A thorough neurovascular examination and ankle brachial indices (ABIs) should precede and follow emergent closed reduction of KD. Patients with acute ischemia should be heparinized. If the ABI is greater than 0.9, the patient can be observed. If the ABI is less than 0.9, further arterial imaging is necessary. For significant changes (ABI, <0.8), the authors recommend angiography or computed tomography-angiography. If intimal arterial injury involves less than 30% of vessel circumference, patients can be safely observed with serial ABIs and administered pharmacologic anticoagulation. If pulses do not return after closed reduction, the patient should be taken immediately to the operating room for intraoperative angiography or immediate exploration.

Regardless of the anticipated procedure, the patient should be placed supine on a radiolucent table and both extremities prepped into the surgical field. Often 2 tables placed side by side are necessary. The orthopedic team should assess ligamentous stability to anterior/posterior translation and varus/valgus stress. The knee will invariably prove unstable. Placement of an external fixator is often necessary, but this delays revascularization and prevents knee flexion, which is critical for medial popliteal exposure by the vascular surgery team. The authors have found that, once reduced, the patient’s soft tissue envelope provides sufficient knee stability while flexed, and knee spanning external fixation is placed after vascular exploration or repair. The authors often use 3 or more uniplanar femoral and tibial half-pins and multiple bars for maximal stability. At the authors’ institution, a minority of these patients are good candidates for ligamentous reconstruction, and the external fixator is maintained for a minimum of 6 weeks. If warm ischemia exceeds 5 to 6 hours, 2-incision 4-compartment fasciotomies are performed and precede all other procedures.

Since the initial cases reported by Marin et al,13 several small series have reported high complication rates in patients with ULV KD. Rates of operative vascular injury range from 15% to 100%,7,9,17,18 with similarly high rates of tibial and peroneal neurapraxia; these rates may exceed those of high-energy KD. After ligamentous reconstruction, patients with ULV KD have experienced more reoperations, thromboembolism, vascular claudication, and wound infections than patients who have sustained KD by another mechanism.10 Most importantly, a patient evaluated by an evidence-based protocol to rule out vascular injury is less likely to experience delayed diagnosis and more likely to have been treated at a Level I trauma center.19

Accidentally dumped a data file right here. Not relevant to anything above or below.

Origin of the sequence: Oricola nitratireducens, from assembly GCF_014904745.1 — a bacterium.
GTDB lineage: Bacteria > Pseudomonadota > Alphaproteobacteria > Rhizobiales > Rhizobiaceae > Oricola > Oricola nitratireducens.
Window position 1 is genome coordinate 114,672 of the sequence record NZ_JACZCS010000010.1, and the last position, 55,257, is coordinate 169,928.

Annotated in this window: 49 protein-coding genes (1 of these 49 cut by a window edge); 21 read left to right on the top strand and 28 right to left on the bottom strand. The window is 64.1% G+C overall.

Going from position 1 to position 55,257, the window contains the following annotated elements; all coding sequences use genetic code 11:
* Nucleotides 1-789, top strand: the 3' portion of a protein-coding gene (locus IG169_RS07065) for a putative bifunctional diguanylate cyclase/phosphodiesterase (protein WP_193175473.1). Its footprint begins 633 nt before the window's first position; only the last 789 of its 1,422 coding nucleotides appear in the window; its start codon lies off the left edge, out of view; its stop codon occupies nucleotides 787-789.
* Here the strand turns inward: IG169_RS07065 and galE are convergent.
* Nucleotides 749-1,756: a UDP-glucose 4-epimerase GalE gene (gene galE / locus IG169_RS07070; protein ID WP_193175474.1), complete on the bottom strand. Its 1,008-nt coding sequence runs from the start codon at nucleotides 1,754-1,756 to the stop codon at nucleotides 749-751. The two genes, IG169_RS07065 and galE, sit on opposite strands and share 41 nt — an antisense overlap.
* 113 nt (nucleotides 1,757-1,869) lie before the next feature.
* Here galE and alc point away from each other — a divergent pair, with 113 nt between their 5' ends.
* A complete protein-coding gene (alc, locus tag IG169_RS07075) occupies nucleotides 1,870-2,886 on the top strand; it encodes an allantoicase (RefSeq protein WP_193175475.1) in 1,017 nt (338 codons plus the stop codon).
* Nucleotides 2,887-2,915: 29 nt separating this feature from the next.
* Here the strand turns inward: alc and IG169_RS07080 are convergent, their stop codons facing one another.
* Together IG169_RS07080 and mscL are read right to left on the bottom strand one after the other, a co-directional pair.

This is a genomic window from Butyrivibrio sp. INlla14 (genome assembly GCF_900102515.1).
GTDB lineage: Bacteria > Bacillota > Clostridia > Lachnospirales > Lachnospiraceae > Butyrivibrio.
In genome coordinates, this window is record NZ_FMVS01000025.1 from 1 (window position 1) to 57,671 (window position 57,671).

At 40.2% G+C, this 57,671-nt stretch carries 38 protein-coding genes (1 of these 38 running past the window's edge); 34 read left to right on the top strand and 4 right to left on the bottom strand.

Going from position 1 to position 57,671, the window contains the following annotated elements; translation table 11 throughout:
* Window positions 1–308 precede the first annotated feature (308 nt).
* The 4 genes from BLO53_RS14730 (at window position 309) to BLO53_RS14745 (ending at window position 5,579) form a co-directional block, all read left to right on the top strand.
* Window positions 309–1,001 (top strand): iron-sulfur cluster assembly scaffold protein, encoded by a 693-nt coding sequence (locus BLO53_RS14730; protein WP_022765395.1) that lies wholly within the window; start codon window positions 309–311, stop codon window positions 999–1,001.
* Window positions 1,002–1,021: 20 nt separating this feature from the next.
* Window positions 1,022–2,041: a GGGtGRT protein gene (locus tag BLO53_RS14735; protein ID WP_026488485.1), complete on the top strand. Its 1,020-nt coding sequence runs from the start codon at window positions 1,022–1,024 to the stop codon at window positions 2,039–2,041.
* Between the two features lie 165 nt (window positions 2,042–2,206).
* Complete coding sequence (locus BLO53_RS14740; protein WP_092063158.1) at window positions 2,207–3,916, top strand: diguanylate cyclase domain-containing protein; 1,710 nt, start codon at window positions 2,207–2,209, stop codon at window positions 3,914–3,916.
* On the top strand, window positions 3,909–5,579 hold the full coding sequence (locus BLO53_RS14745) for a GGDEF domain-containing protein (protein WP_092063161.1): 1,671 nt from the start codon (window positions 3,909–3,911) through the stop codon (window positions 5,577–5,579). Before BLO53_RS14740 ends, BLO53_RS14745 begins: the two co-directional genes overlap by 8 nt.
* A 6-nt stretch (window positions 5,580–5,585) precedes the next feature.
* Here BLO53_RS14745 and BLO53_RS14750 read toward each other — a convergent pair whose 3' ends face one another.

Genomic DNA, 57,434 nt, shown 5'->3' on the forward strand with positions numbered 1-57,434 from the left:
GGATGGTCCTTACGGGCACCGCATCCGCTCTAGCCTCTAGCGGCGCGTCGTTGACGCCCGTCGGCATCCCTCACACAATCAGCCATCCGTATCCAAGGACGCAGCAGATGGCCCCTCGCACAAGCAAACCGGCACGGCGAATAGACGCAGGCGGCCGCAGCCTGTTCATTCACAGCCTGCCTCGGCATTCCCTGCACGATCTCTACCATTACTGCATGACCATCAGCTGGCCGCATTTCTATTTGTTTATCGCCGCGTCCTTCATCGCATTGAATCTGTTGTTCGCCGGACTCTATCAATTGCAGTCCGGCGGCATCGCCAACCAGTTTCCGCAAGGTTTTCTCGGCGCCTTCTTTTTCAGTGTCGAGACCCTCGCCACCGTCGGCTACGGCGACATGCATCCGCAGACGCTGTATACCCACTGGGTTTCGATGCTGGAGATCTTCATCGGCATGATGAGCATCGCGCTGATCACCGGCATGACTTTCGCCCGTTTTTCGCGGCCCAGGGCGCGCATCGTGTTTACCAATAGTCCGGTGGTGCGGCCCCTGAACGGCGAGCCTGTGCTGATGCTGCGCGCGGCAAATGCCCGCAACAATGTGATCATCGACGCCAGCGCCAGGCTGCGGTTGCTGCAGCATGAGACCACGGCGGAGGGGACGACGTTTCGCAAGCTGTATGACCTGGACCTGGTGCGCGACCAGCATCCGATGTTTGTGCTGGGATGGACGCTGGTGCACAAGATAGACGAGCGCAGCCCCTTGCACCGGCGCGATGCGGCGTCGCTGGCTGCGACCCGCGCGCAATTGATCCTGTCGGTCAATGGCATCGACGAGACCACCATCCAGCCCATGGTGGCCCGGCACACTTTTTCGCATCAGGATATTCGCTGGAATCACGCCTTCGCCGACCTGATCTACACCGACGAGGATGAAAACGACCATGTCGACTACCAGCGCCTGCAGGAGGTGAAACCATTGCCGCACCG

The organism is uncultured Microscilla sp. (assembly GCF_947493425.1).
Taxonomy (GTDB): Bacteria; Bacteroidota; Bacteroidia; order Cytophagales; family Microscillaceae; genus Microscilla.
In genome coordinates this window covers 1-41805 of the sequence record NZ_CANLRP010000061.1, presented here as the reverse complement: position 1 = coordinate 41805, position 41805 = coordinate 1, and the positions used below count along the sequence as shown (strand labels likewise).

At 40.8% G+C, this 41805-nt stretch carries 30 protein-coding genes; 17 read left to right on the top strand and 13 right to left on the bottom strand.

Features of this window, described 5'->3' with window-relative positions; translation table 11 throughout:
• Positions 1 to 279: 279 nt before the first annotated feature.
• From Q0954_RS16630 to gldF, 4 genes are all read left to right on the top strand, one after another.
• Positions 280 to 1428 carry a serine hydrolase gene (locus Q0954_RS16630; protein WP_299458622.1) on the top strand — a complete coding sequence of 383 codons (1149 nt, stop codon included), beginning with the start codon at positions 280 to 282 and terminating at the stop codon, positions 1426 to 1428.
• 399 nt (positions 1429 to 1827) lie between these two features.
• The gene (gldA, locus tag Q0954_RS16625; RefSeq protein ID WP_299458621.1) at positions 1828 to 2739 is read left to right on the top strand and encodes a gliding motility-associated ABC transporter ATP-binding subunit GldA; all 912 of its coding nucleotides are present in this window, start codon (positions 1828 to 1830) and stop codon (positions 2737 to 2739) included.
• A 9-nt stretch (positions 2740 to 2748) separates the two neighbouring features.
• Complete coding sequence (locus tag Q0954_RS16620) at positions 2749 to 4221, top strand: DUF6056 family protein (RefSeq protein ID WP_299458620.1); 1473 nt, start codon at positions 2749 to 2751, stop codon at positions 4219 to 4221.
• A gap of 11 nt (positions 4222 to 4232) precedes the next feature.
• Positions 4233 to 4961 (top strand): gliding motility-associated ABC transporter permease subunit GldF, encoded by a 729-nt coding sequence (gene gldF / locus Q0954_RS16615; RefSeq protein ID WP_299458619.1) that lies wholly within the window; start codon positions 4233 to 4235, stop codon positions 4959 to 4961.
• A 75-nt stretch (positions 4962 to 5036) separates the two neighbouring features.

Multiligamentous knee injury (MLI) has often been equated with KD, a conflation of terminology that the authors find to be a source of confusion. Multiligamentous knee injury can certainly represent a KD that has undergone spontaneous reduction. However, the authors only consider a knee to have been objectively dislocated if there has been clinical or radiographic evidence of complete loss of the tibiofemoral articulation. Knee dislocation can occur without ligamentous injury, and MLI can occur without KD.20 This distinction is relevant as the authors’ experience with ULV KD and neurovascular injury has been entirely in the setting of true dislocation, in which complete tibiofemoral incongruity has been overlooked in the emergency department evaluation. “Low velocity” does not connote “low energy”—quite the opposite, in fact. Ultra-low-velocity dislocations are decidedly high-energy injuries with terrific consequences, and low energy represents a misnomer that the authors had employed until recently.

There is every reason to suspect that the diagnosis of ULV KD will increase in frequency. Obesity rates continue to rise in the United States. The first evaluators in most cases of KD are actually the least equipped to evaluate these patients.21 At the time of orthopedic or vascular surgical consultation, the patient’s fate may be sealed. It is orthopedic surgeons’ responsibility to educate their residents and their general surgery, vascular surgery, and emergency medicine colleagues about this clinical entity. In the seemingly innocuous instance of an obese patient with knee pain after a fall, the consequences of delayed evaluation can be devastating.